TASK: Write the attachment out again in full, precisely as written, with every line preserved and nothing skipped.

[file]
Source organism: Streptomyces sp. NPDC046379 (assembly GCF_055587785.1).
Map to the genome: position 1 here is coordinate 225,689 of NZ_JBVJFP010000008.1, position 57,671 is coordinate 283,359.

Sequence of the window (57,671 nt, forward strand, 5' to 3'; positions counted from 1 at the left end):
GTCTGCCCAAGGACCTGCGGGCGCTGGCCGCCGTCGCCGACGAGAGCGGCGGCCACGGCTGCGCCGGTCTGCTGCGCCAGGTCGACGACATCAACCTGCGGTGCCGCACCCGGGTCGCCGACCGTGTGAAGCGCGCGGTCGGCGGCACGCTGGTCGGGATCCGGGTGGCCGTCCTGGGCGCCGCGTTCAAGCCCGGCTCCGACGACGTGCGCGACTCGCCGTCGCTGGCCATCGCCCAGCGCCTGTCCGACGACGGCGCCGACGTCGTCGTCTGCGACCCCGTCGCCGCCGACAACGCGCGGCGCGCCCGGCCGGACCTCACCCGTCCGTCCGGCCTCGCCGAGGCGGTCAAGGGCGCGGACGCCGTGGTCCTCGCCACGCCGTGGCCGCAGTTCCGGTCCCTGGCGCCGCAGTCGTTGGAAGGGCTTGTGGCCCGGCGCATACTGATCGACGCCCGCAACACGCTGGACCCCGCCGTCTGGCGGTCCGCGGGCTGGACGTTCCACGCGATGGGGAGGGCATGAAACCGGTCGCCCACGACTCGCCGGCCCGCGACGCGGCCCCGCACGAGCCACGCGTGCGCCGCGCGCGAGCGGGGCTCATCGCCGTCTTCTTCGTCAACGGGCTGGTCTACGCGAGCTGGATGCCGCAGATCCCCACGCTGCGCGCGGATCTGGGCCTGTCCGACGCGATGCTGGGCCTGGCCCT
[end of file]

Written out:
Source organism: Streptomyces sp. NPDC046379 (assembly GCF_055587785.1).
Map to the genome: position 1 here is coordinate 225,689 of NZ_JBVJFP010000008.1, position 57,671 is coordinate 283,359.

Sequence of the window (57,671 nt, forward strand, 5' to 3'; positions counted from 1 at the left end):
GTCTGCCCAAGGACCTGCGGGCGCTGGCCGCCGTCGCCGACGAGAGCGGCGGCCACGGCTGCGCCGGTCTGCTGCGCCAGGTCGACGACATCAACCTGCGGTGCCGCACCCGGGTCGCCGACCGTGTGAAGCGCGCGGTCGGCGGCACGCTGGTCGGGATCCGGGTGGCCGTCCTGGGCGCCGCGTTCAAGCCCGGCTCCGACGACGTGCGCGACTCGCCGTCGCTGGCCATCGCCCAGCGCCTGTCCGACGACGGCGCCGACGTCGTCGTCTGCGACCCCGTCGCCGCCGACAACGCGCGGCGCGCCCGGCCGGACCTCACCCGTCCGTCCGGCCTCGCCGAGGCGGTCAAGGGCGCGGACGCCGTGGTCCTCGCCACGCCGTGGCCGCAGTTCCGGTCCCTGGCGCCGCAGTCGTTGGAAGGGCTTGTGGCCCGGCGCATACTGATCGACGCCCGCAACACGCTGGACCCCGCCGTCTGGCGGTCCGCGGGCTGGACGTTCCACGCGATGGGGAGGGCATGAAACCGGTCGCCCACGACTCGCCGGCCCGCGACGCGGCCCCGCACGAGCCACGCGTGCGCCGCGCGCGAGCGGGGCTCATCGCCGTCTTCTTCGTCAACGGGCTGGTCTACGCGAGCTGGATGCCGCAGATCCCCACGCTGCGCGCGGATCTGGGCCTGTCCGACGCGATGCTGGGCCTGGCCCT